I thought there would be more.

A couple of moments at the end of the movie crystallized its message for me. (And I omit the frantic SPOILER ALERT! warning because it’s impossible, really, to spoil a movie devoid of a true climax or complete resolution.) The first moment came courtesy of Mason’s mom, Olivia, played by Patricia Arquette. On the day Mason leaves for college, Olivia breaks down into tears and says it’s the worst day of her life. She provides a cursory summation of her adult life, concluding: “I thought there would be more.” Initially, I felt cheated by her statement: I was expecting a nugget of matriarchal wisdom, or at the very least, an inspiring quote to take with me. Her remark seemed riddled with ingratitude, with an inability to recognize all that I had just watched her give and accomplish over twelve years and one hundred-fifty minutes. Then I thought of the days I live, the mundanity of parenthood and the million tiny moments that make it up, the taking-for-granted and the plaguing ingratitude and the exhausting sacrifices, and I realized that I am her. I am her every time (so…every day) I reduce life from a narrative to a list, when I am blinded to the beauty by the contents of the “To Do” wipe-off board, when I become a slave to the calendar rather than an observer of grace. Lists can make our lives easier: they give us items to tick off and feed our need for accomplishment; but they can also make it harder, contributing to a lack of fulfillment when we fixate on them, then–at the end of a particular road–hold degrees or possessions in our hands and fail to recognize the value in reading books to tiny faces. There is a way to not get lost in the everyday while also not losing the everyday. There is a love that can take what we are inclined to reduce to a list and rebirth it into a worthy narrative–and that love is bigger, more unconditional, and more enduring than our own goal-oriented attempts at it.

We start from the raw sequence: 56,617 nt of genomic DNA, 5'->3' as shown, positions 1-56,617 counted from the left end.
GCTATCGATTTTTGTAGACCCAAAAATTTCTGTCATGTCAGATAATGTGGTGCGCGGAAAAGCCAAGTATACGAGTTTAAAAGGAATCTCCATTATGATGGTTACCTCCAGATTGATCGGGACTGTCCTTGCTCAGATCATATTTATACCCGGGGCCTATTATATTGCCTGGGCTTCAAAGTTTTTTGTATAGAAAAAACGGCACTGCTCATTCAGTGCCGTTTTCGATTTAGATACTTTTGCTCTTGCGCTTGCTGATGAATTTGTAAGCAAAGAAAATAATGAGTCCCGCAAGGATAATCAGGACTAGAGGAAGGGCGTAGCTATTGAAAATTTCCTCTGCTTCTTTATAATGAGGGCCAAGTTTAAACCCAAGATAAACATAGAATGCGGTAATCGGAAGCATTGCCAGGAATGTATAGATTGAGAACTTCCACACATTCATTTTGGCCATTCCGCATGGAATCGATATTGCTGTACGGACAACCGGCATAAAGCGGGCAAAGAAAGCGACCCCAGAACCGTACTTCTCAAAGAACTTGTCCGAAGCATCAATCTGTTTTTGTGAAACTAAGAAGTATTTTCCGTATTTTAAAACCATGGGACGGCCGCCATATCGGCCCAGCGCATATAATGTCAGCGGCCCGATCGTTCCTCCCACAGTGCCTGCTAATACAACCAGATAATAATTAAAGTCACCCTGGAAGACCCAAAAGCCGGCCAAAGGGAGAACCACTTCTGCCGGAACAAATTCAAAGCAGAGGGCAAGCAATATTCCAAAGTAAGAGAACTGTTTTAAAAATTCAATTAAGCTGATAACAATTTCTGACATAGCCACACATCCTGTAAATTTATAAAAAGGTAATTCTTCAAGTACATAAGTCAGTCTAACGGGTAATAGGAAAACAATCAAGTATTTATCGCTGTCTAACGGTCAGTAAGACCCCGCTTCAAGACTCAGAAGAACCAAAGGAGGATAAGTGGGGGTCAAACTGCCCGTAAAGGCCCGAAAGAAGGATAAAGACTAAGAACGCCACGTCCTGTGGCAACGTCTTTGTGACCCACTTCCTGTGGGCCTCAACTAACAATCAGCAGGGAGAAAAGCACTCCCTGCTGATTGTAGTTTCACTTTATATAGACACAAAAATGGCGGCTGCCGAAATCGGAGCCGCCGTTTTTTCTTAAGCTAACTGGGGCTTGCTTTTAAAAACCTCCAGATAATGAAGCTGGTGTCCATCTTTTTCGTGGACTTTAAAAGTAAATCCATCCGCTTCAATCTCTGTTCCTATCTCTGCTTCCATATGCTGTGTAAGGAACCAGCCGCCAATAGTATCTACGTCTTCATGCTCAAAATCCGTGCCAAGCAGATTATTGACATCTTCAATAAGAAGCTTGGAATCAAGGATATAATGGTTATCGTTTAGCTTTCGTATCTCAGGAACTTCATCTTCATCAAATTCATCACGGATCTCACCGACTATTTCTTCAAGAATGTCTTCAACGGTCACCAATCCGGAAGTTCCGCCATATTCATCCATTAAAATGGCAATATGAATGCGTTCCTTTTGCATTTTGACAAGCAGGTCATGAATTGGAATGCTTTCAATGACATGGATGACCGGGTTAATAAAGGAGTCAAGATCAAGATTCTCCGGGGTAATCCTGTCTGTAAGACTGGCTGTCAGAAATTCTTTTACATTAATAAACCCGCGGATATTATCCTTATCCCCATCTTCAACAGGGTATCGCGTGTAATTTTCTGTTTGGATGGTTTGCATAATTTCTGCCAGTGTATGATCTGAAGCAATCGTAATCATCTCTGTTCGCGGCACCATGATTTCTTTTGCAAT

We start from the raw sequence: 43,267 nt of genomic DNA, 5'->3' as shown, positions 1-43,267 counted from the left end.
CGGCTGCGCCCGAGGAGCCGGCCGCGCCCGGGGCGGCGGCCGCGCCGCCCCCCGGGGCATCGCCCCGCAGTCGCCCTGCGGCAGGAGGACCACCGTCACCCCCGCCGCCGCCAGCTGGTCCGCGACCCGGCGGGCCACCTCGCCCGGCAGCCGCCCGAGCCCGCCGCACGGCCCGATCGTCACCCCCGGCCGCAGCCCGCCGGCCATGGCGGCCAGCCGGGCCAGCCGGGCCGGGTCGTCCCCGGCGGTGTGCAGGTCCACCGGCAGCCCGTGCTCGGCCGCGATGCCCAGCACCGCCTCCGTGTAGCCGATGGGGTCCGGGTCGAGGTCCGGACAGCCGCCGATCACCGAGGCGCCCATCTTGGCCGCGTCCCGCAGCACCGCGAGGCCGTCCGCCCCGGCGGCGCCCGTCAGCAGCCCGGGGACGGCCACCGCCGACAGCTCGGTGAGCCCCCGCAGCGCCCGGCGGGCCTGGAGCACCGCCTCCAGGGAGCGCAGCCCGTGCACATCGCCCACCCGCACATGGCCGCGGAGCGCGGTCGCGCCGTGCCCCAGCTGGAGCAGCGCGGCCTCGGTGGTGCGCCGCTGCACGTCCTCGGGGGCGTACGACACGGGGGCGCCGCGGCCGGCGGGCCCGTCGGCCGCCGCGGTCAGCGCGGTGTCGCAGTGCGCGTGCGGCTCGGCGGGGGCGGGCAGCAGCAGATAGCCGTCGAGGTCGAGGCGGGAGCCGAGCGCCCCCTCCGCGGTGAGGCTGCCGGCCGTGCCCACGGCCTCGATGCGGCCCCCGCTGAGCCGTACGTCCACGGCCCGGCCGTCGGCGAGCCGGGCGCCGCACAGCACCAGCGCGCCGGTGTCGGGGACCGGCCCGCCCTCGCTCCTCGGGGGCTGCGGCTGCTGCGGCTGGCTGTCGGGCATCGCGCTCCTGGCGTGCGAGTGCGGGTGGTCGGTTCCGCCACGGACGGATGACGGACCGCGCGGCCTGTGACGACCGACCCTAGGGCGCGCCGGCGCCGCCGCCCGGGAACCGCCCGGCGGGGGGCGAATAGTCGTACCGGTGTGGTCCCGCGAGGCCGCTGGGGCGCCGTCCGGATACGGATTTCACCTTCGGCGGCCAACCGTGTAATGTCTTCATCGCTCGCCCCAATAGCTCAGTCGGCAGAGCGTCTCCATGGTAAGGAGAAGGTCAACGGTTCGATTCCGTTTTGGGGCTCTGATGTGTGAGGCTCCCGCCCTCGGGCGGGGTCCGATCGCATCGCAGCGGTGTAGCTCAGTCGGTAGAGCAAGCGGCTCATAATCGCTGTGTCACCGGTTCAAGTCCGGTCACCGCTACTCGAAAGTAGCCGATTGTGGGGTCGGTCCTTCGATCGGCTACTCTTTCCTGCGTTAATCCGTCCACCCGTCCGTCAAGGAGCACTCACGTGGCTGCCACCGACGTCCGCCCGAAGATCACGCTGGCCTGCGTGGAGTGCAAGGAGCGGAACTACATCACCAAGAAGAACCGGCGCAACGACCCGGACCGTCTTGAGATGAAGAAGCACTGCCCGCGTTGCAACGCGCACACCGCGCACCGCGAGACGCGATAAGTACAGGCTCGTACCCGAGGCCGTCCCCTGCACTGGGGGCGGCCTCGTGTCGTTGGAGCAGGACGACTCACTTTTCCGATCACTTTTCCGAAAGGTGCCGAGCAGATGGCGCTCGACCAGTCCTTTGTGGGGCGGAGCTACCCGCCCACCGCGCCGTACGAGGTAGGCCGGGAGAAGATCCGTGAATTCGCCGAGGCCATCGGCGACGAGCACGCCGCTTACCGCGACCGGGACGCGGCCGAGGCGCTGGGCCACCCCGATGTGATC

The last scene featured Mason with some new friends, visiting a place where he spent time with his father when he was younger. He tells the girl with him, “It’s constant, the moments…it’s like, it’s always right now, isn’t it?” Despite being the musings of an eighteen-year-old who just consumed a pot brownie, this singular line summed up the movie for me. The moments are constant, and the onslaught of them tends to overwhelm me regularly. Just this morning, I rushed my toddler from his blocks to his room for a diaper change, then down the stairs and into the car for a physical therapy appointment. Our race was punctuated by clothes thrown in the dryer, breakfast dishes put away, toothbrushing, and missing shoes relocated and shoved onto tiny feet. Once I had him buckled into his carseat, I wanted to be lying on a beach, sitting in a library with a book, anywhere, just…done with all the busyness. I longed for an emergency brake to slow the endless momentum of this life I used to dream of and long for. Then I looked down and saw him staring at me, and as my eyes met his, he flashed me a knowing grin, threw out a “hey, this is fun!” giggle that reverberated throughout my heart and whispered to me to not forget this moment. And I thought about it the rest of the day, how I could be the mother who is so focused on what’s ahead that she never gets there, that she misses everything around her, that she steals these moments of quiet grace from herself and her family…or I could be the one who sees that the moments, they are constant–but they make it always now, and Now, like Then and like Yet, is just so full. I can be the one whispering back that I won’t forget; that–hey, Olivia? Just open your eyes. Because there is more.